After a year off it can take time to settle back to a routine. Also, where a uni course builds on knowledge – as is the case with STEM subjects – there’s always the danger that this will become rusty. For this reason, not all unis allow students to defer their applications. On the other hand, lots of people feel refreshed after a gap year and more ready to focus on their studies or work.
TIP: Advise students to find out how a gap year might be viewed by admissions tutors for their subject.
Deferring uni entry
Some students opt to defer their uni entry by a year so that they can relax knowing that they have a course place. According to UCAS statistics, 79,860 students applied for deferred places at the January 2021 deadline.
TIP: Students should check the procedure for deferring – there’s information on the UCAS site – and need to outline their gap year rationale and plans in their personal statement; be prepared to provide support with this.
A potential disadvantage of deferring uni entry is that ideas can change, so some students apply for a uni place whilst on their gap year.
TIP: Make sure that students are able to meet UCAS application deadlines and are available to attend interviews – either in person or online – if necessary.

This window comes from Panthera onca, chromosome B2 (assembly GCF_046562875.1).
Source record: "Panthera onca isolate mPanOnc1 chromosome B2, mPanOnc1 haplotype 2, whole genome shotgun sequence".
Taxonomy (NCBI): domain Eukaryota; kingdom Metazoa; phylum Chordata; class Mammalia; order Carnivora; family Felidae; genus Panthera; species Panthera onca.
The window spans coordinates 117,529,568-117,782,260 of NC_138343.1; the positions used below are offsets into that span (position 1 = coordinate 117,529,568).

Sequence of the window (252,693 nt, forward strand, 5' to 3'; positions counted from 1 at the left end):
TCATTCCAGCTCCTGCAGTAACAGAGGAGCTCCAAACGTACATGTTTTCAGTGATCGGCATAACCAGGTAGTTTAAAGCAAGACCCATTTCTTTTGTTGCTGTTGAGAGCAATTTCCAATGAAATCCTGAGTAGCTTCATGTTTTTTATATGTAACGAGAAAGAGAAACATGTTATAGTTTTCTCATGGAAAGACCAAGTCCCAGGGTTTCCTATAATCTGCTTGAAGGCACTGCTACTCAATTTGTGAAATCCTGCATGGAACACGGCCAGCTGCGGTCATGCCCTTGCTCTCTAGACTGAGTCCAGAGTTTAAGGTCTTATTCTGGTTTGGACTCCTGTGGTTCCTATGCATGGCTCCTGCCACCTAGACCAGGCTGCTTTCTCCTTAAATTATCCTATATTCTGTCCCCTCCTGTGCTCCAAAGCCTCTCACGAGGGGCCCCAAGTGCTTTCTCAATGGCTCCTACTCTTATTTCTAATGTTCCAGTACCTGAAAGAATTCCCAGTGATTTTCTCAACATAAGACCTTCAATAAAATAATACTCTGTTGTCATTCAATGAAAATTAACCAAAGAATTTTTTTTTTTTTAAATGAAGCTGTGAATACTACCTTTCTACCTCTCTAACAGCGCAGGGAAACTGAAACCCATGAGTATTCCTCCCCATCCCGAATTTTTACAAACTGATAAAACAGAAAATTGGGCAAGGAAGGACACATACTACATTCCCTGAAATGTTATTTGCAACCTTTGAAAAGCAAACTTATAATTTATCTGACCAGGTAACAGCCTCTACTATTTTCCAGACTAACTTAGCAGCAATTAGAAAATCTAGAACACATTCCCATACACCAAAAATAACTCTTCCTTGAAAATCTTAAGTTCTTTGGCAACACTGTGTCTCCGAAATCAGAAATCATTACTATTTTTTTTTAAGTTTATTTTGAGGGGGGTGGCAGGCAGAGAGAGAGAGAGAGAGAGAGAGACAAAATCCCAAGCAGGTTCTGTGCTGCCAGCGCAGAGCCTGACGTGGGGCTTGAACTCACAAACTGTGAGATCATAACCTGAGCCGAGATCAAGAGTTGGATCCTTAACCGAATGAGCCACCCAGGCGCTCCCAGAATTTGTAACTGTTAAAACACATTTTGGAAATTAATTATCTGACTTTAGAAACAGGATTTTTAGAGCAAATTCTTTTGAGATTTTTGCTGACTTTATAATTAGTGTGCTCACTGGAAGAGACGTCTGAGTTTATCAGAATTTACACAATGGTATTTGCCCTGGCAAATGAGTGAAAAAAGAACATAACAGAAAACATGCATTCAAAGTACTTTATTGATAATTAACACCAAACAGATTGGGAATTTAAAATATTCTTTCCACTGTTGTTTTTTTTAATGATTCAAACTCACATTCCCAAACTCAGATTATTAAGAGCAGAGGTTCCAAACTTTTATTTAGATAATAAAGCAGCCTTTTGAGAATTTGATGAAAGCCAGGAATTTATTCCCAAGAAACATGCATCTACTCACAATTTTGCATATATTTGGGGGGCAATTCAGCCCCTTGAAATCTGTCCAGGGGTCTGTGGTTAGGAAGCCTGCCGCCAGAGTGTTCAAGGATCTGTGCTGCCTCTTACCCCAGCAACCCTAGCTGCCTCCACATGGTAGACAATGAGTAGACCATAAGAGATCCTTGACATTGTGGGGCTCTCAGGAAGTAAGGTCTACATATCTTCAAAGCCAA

Students with offers can also try contacting their chosen uni to ask for their place to be deferred. Whilst there’s no guarantee that admissions tutors will agree to this, some unis actively seek students who are willing to defer and there are even reports of them offering incentives to do so.
Freya didn’t plan to take a gap year but, “After being unwell with Covid I phoned my first-choice uni before A level results day and they were happy for me to defer. I need a breather after an intense couple of years and hope that when I enrol at uni in 2022 there will be more face-to-face learning.”
Students need to factor all the possible costs of taking a year off, such as paying for flights, accommodation, visas, insurance, vaccinations and agency project fees (which can be thousands). Students often have to raise funds or get paid work to cover these costs.
TIP: In these uncertain times, advise your students to check whether any deposits paid will be refunded if their plans have to change.
‘Should I stay or should I go?’
There’s no doubt that a gap year can be an enjoyable and, possibly, life-affirming experience. From a career point of view, maximum benefit will depend on a young person’s ability to make the most of their experiences in their applications.
As valuable as a gap year can be, they aren’t for everyone. Armed with all the facts, students should be in a good position to make a decision. If anyone feels that they are missing out by not taking one, remind them that a gap year can be taken at any stage in life.
With a background working with apprentices and teaching in further education, Debbie was employed as an in-house careers author before establishing herself as a freelancer. As well as co-authoring numerous careers books, Debbie has produced resources and web content for a range of high-profile clients including Health Careers, the Royal Society of Chemistry and English Heritage.